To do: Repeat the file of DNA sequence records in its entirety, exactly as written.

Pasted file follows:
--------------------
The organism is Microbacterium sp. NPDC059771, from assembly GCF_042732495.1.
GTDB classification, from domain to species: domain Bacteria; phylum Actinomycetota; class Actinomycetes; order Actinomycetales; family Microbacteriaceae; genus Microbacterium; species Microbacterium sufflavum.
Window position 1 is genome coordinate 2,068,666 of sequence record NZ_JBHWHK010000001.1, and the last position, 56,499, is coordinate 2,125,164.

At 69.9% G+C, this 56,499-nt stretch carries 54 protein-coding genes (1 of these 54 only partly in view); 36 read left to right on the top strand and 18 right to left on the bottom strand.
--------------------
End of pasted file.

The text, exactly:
The organism is Microbacterium sp. NPDC059771, from assembly GCF_042732495.1.
GTDB classification, from domain to species: domain Bacteria; phylum Actinomycetota; class Actinomycetes; order Actinomycetales; family Microbacteriaceae; genus Microbacterium; species Microbacterium sufflavum.
Window position 1 is genome coordinate 2,068,666 of sequence record NZ_JBHWHK010000001.1, and the last position, 56,499, is coordinate 2,125,164.

At 69.9% G+C, this 56,499-nt stretch carries 54 protein-coding genes (1 of these 54 only partly in view); 36 read left to right on the top strand and 18 right to left on the bottom strand.